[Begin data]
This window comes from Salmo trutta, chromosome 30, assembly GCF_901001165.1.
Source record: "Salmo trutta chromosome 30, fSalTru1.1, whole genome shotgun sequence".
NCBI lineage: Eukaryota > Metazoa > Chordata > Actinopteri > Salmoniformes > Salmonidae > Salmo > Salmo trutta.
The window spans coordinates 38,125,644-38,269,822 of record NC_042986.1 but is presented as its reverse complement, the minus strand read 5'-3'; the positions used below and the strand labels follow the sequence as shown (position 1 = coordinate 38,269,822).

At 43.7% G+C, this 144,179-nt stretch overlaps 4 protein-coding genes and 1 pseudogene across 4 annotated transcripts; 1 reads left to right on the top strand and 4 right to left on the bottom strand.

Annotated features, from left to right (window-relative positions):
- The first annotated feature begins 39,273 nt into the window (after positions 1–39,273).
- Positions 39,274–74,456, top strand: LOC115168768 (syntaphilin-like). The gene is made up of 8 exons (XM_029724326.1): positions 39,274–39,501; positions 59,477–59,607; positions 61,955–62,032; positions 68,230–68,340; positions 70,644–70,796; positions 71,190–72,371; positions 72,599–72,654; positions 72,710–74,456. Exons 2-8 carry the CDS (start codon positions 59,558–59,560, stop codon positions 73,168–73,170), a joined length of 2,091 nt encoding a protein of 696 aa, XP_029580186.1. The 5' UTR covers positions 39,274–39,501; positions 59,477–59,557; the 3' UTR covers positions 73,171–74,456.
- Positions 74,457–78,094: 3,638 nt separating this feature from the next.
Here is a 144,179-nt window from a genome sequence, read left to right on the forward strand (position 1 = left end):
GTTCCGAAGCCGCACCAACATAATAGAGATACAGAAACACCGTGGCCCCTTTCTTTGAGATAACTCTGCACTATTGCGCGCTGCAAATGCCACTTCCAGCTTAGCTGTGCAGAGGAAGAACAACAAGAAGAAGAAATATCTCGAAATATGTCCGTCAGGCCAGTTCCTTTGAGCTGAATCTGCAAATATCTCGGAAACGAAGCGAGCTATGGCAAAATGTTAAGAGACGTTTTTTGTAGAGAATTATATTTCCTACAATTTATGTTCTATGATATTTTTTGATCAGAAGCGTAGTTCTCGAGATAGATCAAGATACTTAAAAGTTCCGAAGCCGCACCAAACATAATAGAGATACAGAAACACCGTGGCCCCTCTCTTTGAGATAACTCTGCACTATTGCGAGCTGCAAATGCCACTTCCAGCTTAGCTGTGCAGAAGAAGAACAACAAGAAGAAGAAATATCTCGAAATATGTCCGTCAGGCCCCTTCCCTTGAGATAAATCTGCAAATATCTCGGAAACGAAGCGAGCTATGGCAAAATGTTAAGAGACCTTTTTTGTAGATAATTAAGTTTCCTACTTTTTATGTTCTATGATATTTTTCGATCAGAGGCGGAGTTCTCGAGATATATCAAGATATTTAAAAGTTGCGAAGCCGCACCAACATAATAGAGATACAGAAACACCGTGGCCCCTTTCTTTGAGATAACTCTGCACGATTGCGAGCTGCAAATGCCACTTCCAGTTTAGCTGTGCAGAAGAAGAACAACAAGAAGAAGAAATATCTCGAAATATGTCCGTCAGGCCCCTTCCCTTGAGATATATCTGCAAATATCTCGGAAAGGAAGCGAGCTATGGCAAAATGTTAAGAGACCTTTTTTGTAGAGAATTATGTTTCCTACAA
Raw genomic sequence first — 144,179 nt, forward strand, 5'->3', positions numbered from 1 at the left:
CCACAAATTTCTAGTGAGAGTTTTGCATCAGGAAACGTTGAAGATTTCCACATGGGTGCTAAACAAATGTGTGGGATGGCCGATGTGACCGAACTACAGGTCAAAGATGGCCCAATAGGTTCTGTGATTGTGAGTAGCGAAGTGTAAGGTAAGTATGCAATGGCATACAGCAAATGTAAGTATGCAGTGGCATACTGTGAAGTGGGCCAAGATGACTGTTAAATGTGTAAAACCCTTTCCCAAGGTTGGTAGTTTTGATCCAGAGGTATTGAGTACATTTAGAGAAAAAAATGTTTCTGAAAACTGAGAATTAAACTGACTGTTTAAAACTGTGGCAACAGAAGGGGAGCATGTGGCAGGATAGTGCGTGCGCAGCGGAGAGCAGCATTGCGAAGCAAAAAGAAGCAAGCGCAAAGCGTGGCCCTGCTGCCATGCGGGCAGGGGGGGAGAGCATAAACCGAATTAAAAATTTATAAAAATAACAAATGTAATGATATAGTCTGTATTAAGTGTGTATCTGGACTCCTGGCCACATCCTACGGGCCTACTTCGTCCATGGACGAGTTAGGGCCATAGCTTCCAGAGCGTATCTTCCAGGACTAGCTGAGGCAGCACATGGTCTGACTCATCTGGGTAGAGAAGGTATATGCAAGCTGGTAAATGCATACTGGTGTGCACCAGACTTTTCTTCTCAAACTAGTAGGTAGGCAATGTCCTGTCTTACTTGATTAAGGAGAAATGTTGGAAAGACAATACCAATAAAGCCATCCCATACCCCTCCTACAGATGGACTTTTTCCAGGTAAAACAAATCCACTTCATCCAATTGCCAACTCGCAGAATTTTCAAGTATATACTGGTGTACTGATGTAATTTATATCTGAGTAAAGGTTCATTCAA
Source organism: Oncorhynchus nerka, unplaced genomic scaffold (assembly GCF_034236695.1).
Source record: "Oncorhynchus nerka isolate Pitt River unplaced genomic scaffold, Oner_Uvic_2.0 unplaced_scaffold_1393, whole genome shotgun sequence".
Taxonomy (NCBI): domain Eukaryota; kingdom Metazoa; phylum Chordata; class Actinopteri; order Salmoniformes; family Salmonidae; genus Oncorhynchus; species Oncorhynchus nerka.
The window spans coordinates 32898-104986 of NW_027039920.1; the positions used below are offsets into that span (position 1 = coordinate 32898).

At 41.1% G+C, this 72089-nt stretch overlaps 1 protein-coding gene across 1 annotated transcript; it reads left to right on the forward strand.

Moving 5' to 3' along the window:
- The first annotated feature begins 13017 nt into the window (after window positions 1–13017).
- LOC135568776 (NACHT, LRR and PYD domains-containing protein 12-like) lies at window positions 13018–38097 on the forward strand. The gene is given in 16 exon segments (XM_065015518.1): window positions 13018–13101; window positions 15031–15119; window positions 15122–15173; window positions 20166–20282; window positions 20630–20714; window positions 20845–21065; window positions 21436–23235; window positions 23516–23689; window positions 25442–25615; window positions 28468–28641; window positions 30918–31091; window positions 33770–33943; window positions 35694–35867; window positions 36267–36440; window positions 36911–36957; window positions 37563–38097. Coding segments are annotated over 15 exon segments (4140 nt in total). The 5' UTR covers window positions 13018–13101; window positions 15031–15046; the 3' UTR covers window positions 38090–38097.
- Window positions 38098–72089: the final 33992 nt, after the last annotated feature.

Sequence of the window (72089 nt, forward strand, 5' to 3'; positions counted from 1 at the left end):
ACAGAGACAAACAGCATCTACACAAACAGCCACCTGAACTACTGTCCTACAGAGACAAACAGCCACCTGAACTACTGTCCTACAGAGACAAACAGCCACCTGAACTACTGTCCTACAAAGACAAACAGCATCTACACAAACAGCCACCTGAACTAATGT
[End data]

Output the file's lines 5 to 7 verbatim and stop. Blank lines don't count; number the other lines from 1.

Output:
At 43.7% G+C, this 144,179-nt stretch overlaps 4 protein-coding genes and 1 pseudogene across 4 annotated transcripts; 1 reads left to right on the top strand and 4 right to left on the bottom strand.

Annotated features, from left to right (window-relative positions):
- The first annotated feature begins 39,273 nt into the window (after positions 1–39,273).